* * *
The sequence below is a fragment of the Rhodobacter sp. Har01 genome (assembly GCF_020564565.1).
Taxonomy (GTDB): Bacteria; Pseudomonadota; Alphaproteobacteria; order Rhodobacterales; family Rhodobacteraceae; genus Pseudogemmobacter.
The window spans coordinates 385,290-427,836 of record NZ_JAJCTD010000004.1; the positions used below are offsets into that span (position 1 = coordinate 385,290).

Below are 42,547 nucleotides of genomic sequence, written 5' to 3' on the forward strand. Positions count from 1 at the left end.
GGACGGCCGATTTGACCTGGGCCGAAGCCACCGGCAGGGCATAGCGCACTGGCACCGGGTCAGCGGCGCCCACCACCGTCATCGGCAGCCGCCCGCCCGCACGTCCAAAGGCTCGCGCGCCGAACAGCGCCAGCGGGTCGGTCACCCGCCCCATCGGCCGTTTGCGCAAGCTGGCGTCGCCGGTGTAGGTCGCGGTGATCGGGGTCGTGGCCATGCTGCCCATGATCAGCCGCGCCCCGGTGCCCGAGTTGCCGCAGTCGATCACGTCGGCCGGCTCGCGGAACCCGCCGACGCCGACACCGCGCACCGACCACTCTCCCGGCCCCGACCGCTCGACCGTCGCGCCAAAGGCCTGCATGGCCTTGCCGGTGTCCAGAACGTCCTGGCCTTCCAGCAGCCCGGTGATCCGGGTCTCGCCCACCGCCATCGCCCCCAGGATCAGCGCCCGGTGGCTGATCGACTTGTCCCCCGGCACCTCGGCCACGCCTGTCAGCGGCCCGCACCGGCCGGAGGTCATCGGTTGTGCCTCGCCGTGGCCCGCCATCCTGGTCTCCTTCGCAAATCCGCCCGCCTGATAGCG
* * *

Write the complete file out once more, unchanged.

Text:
The sequence below is a fragment of the Rhodobacter sp. Har01 genome (assembly GCF_020564565.1).
Taxonomy (GTDB): Bacteria; Pseudomonadota; Alphaproteobacteria; order Rhodobacterales; family Rhodobacteraceae; genus Pseudogemmobacter.
The window spans coordinates 385,290-427,836 of record NZ_JAJCTD010000004.1; the positions used below are offsets into that span (position 1 = coordinate 385,290).

Below are 42,547 nucleotides of genomic sequence, written 5' to 3' on the forward strand. Positions count from 1 at the left end.
GGACGGCCGATTTGACCTGGGCCGAAGCCACCGGCAGGGCATAGCGCACTGGCACCGGGTCAGCGGCGCCCACCACCGTCATCGGCAGCCGCCCGCCCGCACGTCCAAAGGCTCGCGCGCCGAACAGCGCCAGCGGGTCGGTCACCCGCCCCATCGGCCGTTTGCGCAAGCTGGCGTCGCCGGTGTAGGTCGCGGTGATCGGGGTCGTGGCCATGCTGCCCATGATCAGCCGCGCCCCGGTGCCCGAGTTGCCGCAGTCGATCACGTCGGCCGGCTCGCGGAACCCGCCGACGCCGACACCGCGCACCGACCACTCTCCCGGCCCCGACCGCTCGACCGTCGCGCCAAAGGCCTGCATGGCCTTGCCGGTGTCCAGAACGTCCTGGCCTTCCAGCAGCCCGGTGATCCGGGTCTCGCCCACCGCCATCGCCCCCAGGATCAGCGCCCGGTGGCTGATCGACTTGTCCCCCGGCACCTCGGCCACGCCTGTCAGCGGCCCGCACCGGCCGGAGGTCATCGGTTGTGCCTCGCCGTGGCCCGCCATCCTGGTCTCCTTCGCAAATCCGCCCGCCTGATAGCG